22% fall in live TV watching in three years

TV screen usage has reached its lowest point in four years, with Australians spending an average of 111 hrs and 3 minutes per month watching content on TV screens.

The results come from the first Australian Video Viewing Report by Regional TAM, OzTAM and Nielsen, which succeeds the quarterly Australian Multi-Screen Report from previous years.

The new quarterly report succeeds the Australian Multi-Screen report.

Even including catchup viewing, TVs are being used for an average of ten hours less per month – a fall of more than 8% over the last four years.

The first results for 2017 suggest while 83% of Australians watch some broadcast TV on in-home sets, total TV screen use is at its lowest point since the quarterly numbers became available at the start of 2013.

In the first quarter, monthly viewing showed a 6hr and 27 minutes year on year decline, with Australians using the TV screen for 111 hrs and 3 minutes a month, down from 117 hours and 30 minutes the year before.

Total TV Screen Use saw its biggest year on year decline in four years. Source: Australian Video Viewing Report Q1 2017

Live broadcast TV has seen an even bigger fall – down from a high of nearly 90 hours per month three years ago, to around 70 hours in the most recent quarter – a fall of 22% in just over three years.

Playback within seven days was the only area to remain relatively stable, with Australians consuming 7hrs and 4 minutes compared to last year’s 7hrs and 36 minutes.

However, television remains a powerful medium, with the numbers suggesting the average Australian spends the equivalent of four-and-a-half days a month watching TV.

Other results show 1-2% of broadcast TV content viewed each week takes place on connected devices – as measured by OzTAM’s Video Player Measurement (VPM) data.

OzTAM VPM data – which captures minute-by-minute viewing of participating broadcasters’ free online ‘catch up TV’ (video on demand) and live-streamed content across multiple devices – covers broadcasters including the ABC, Seven Network, Nine Network, Network Ten, SBS and Foxtel.

The results suggest more content is viewed online during the day on weekends, compared to weekdays, and catch up activity peaks later in the evening.

Devices used most for online video viewing are tablets, smart phones and desktops/laptops.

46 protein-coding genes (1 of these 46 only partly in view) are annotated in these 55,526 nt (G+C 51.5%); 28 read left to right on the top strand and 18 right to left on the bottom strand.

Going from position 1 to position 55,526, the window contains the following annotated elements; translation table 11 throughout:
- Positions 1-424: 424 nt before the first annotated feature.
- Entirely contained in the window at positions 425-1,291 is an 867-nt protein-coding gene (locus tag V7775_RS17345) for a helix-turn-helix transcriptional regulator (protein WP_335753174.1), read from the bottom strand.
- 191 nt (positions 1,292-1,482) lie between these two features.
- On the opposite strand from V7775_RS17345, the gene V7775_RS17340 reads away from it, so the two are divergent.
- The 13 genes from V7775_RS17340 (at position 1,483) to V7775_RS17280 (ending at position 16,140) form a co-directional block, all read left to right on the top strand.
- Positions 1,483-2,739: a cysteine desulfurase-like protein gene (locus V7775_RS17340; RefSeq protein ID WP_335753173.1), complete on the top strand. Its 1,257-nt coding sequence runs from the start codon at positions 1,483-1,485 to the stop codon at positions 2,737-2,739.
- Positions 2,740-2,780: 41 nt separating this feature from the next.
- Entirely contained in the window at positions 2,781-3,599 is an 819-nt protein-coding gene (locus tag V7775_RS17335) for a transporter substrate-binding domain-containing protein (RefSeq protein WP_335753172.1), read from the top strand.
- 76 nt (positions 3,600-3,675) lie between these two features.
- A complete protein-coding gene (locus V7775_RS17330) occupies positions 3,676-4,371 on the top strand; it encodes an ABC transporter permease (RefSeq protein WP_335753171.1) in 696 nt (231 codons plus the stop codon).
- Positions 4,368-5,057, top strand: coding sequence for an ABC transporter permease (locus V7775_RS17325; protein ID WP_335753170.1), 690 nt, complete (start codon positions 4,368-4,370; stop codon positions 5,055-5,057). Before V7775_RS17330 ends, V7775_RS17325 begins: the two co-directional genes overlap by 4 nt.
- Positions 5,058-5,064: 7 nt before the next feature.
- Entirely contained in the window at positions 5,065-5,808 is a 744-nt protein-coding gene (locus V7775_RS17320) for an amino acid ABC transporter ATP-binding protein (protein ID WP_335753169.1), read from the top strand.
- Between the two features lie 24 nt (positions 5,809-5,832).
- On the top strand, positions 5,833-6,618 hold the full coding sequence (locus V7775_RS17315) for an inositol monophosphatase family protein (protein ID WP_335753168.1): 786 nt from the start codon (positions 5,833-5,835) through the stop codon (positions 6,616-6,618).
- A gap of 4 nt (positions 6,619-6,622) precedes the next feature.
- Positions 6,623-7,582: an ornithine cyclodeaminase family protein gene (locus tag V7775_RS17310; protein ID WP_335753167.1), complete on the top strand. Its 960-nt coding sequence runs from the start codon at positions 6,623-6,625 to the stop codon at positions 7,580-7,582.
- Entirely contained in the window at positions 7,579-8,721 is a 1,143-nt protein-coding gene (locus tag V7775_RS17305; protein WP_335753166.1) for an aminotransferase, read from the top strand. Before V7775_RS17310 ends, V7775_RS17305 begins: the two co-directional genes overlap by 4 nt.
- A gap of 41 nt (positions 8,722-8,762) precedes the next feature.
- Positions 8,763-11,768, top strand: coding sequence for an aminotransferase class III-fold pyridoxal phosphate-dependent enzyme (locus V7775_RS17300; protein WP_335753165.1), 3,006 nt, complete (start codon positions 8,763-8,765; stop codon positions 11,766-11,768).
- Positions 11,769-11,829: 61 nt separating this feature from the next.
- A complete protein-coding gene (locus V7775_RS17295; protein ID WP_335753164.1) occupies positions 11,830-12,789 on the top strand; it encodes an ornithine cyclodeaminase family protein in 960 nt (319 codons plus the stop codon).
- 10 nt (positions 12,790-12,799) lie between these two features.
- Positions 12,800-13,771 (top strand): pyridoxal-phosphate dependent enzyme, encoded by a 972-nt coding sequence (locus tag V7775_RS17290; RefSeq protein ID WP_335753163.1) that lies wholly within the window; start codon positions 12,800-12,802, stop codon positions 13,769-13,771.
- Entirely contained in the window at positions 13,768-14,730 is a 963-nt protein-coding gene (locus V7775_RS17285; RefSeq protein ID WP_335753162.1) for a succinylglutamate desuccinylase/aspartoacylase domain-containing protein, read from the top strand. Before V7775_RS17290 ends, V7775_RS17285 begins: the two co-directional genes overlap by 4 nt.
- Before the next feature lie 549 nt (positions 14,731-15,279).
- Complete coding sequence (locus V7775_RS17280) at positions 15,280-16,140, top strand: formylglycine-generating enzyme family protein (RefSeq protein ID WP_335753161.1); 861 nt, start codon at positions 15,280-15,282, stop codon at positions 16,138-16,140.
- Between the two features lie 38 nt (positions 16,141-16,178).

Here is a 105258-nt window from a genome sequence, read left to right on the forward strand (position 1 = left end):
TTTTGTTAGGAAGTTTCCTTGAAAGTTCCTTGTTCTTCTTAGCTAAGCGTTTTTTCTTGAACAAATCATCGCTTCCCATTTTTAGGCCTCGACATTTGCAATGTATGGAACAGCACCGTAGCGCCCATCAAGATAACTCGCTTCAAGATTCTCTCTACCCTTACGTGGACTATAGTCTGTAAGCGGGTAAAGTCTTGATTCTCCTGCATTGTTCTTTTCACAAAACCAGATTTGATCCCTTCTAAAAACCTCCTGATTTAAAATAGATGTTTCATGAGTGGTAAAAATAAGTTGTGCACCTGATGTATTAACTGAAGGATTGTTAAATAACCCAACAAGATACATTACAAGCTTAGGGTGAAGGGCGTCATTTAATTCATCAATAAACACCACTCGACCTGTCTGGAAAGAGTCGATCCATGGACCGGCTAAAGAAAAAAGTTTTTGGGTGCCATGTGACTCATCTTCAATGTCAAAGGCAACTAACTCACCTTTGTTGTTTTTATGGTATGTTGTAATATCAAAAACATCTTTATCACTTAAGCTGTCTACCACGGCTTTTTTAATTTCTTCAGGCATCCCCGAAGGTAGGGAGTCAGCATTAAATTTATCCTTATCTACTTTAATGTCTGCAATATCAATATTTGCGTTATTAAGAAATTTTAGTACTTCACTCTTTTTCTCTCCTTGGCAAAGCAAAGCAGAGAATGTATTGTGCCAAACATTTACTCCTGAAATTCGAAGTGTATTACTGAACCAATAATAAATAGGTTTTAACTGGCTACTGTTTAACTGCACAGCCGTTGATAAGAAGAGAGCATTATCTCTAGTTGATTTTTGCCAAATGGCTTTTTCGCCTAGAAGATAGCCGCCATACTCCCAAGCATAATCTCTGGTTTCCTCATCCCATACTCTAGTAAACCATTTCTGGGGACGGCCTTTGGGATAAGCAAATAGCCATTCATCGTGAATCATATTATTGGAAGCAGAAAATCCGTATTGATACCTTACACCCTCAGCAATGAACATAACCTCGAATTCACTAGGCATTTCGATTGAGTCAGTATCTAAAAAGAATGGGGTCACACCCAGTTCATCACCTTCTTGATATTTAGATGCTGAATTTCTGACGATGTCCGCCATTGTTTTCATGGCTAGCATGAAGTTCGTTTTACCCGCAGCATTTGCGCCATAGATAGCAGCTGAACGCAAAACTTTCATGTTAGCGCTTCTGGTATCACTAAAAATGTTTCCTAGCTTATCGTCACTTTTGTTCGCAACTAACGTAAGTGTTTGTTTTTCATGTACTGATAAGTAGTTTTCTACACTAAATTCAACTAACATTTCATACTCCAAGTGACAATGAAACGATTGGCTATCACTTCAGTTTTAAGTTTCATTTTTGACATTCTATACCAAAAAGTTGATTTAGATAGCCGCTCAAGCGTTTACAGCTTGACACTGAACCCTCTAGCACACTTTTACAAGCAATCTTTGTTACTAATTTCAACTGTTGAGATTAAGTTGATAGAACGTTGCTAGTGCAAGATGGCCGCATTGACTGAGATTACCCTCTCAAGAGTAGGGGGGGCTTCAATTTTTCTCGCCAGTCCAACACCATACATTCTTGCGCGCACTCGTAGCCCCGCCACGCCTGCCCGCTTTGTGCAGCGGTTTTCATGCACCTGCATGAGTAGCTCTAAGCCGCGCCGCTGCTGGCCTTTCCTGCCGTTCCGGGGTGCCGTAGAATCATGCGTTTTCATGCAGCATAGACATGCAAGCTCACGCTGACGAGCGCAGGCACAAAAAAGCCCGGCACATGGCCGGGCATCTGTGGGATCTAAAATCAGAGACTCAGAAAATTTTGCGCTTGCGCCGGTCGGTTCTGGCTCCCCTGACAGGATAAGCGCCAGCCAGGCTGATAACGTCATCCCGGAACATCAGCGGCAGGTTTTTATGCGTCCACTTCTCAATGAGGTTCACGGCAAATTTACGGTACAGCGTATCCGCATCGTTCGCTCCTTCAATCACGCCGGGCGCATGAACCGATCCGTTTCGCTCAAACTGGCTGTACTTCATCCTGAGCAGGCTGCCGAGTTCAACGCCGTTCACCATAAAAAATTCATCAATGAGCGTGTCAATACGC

Active online Australians aged 2+ spend 13 hrs and 4 minutes per month watching video on desktop/laptop.

Viewing patterns on ‘connected devices’ Source: Australian Video Viewing Report Q1 2017.

The age group using desktop/laptop most are the 18-24s, at 22 hrs and 4 minutes monthly, ahead of the 25-34s, who watched 20hrs and 4 minutes of video on desktop or laptop each month.

The 65+ age demographic and teenage demographic are least likely to watch video on desktop/laptop reporting 6 hrs and 8 hrs 39 minutes a month respectively.

A Month In the Life. Source: Australian Video Viewing Report Q1 2017

Craig Johnson, regional managing director for media at Nielsen said the latest results suggest content providers and advertisers need to be “flexible” in their approaches to reaching consumers.

“As we move through 2017 we’ve continued to see growth of Australians aged 18-24 engaging with video content online.

“This is certainly reflected in video viewing on mobile devices with this group now spending more than nine hours a month watching video via a smartphone – making them the biggest consumers of mobile video content,” Johnson said.

OzTAM’s CEO, Doug Peiffer, added:  “As people embrace device and platform choice, for some these new options actually create more time to stay up to date with their favourite TV programs or watch other video – for example, while commuting or taking a few minutes out during their lunch break.

“Although connected screens and endless content options contribute to the gradual decline in the time people spend watching live and time-shifted TV, particularly for younger viewers, nearly all Australians watch broadcast TV each week. On average across the total population TV remains the most-watched screen.”

In addition to the results,OzTAM, Regional TAM and Nielsen has added a new demographic to their quarterly report – ‘Total Grocery Shoppers’ – to better reflect changing grocery buying patterns.

Reasons for the additional demographic include people delaying marriage and children, more households where parents work, young adults leaving home later, growing share households, busy schedules, online shopping and more creativity in cooking.

‘Grocery Buyer’ profiles Source: Australian Video Viewing Report Q1 2017


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